While not everyone is swapping out pumps for Pumas, more and more organizations have recently made the shift to a more relaxed dress code, including Goldman Sachs, Virgin Atlantic and Target (no more khakis, what?!).
According to the International Foundation 2018 Employee Benefits Survey, 55% of workplaces currently enforce a business casual dress code. Twenty percent offer a casual dress code for the entire week, and 41 percent enforce a casual dress code on Fridays only.
As workplaces embrace more flexible policies altogether, it’s only appropriate that dress codes would follow suit (pun very much intended). If you are thinking about implementing a more casual dress code, here are a couple considerations:
- Trial run. Start small—perhaps one day per week. With spring and summer approaching, relaxing your dress code during these months is an easy (and free!) perk that your employees will love.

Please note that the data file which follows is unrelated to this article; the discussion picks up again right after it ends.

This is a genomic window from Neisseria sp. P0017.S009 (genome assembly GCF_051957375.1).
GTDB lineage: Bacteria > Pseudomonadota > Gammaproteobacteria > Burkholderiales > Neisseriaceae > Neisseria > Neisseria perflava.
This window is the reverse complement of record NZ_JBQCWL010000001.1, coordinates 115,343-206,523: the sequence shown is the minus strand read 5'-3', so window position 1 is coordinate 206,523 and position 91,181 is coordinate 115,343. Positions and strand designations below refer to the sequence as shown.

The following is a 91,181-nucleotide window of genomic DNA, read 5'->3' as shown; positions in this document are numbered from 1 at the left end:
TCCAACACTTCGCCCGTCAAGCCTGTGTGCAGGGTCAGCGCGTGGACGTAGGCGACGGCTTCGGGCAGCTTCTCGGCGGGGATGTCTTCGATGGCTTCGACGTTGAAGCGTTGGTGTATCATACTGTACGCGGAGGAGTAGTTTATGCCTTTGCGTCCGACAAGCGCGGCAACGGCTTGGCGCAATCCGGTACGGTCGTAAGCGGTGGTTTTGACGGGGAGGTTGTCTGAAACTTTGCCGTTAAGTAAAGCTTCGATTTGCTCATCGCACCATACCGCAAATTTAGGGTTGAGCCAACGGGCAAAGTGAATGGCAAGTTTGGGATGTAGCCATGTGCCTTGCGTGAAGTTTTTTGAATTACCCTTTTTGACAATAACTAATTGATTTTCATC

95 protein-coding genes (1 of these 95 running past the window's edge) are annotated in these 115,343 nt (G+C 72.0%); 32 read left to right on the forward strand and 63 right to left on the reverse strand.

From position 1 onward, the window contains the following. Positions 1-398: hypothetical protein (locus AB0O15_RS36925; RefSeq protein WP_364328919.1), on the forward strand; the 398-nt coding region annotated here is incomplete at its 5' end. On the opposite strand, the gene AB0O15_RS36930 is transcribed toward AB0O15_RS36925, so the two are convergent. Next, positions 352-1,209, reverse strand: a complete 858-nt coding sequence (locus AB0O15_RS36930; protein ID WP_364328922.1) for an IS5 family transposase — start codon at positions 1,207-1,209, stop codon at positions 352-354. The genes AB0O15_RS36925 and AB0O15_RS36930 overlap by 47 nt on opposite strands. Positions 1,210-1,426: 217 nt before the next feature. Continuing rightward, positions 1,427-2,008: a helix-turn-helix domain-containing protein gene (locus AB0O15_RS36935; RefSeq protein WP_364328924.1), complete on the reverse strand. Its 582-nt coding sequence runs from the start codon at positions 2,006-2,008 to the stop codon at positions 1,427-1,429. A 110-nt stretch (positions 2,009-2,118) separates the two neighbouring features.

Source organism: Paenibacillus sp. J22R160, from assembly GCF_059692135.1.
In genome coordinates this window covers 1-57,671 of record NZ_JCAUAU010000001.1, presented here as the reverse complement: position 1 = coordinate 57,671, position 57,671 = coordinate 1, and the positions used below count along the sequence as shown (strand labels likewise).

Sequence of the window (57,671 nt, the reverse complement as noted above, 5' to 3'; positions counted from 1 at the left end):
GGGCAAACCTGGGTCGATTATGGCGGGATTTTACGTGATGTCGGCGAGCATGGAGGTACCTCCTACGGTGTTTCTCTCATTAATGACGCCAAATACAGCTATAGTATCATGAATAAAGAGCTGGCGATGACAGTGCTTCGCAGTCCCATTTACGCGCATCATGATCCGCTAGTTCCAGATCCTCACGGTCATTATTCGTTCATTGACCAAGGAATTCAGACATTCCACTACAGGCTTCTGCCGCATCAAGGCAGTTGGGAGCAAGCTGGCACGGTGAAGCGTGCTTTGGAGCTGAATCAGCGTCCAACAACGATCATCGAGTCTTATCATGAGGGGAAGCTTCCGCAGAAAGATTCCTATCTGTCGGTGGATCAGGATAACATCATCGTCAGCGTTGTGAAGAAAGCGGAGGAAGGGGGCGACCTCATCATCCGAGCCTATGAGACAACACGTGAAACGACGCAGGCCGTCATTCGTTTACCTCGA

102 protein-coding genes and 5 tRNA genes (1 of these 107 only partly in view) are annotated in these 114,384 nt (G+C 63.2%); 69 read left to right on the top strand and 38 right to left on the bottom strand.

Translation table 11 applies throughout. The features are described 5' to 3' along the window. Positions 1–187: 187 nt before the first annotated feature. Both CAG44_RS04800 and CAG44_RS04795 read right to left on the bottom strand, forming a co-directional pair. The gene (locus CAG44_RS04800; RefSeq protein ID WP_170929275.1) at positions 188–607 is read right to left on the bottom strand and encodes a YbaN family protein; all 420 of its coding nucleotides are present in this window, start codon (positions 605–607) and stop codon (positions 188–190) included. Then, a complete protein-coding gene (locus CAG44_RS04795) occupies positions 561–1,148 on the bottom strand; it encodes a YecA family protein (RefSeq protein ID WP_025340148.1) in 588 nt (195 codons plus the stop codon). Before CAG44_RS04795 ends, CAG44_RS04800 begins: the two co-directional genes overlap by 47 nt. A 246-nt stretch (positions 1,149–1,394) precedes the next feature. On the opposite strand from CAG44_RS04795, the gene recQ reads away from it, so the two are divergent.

- Be clear. Set guidelines, and communicate them to your employees. Clear policies and terms will ensure that everyone is on the same page for what is—and what is not—appropriate apparel for your office culture. To avoid the “Am I wearing pants or leggings?” debate, sample images of appropriate workplace apparel may be helpful for some employees, as well.
- Keep it legal. Before establishing dress code requirements that prohibit all tattoos and piercings, employers should determine if their prohibitions run contrary to state law.
Many workplaces simply state “dress for your day” as their dress code policy. They trust employees enough to make their own call on what’s going to be an appropriate choice depending on their schedule—who they might be meeting with or presenting to that day. This concept helps narrow the focus to employees and their work rather than what they are wearing as that work is completed.
What kind of dress code is established at your workplace? Share in the comments below!
Social Media and Communications Associate at the International Foundation
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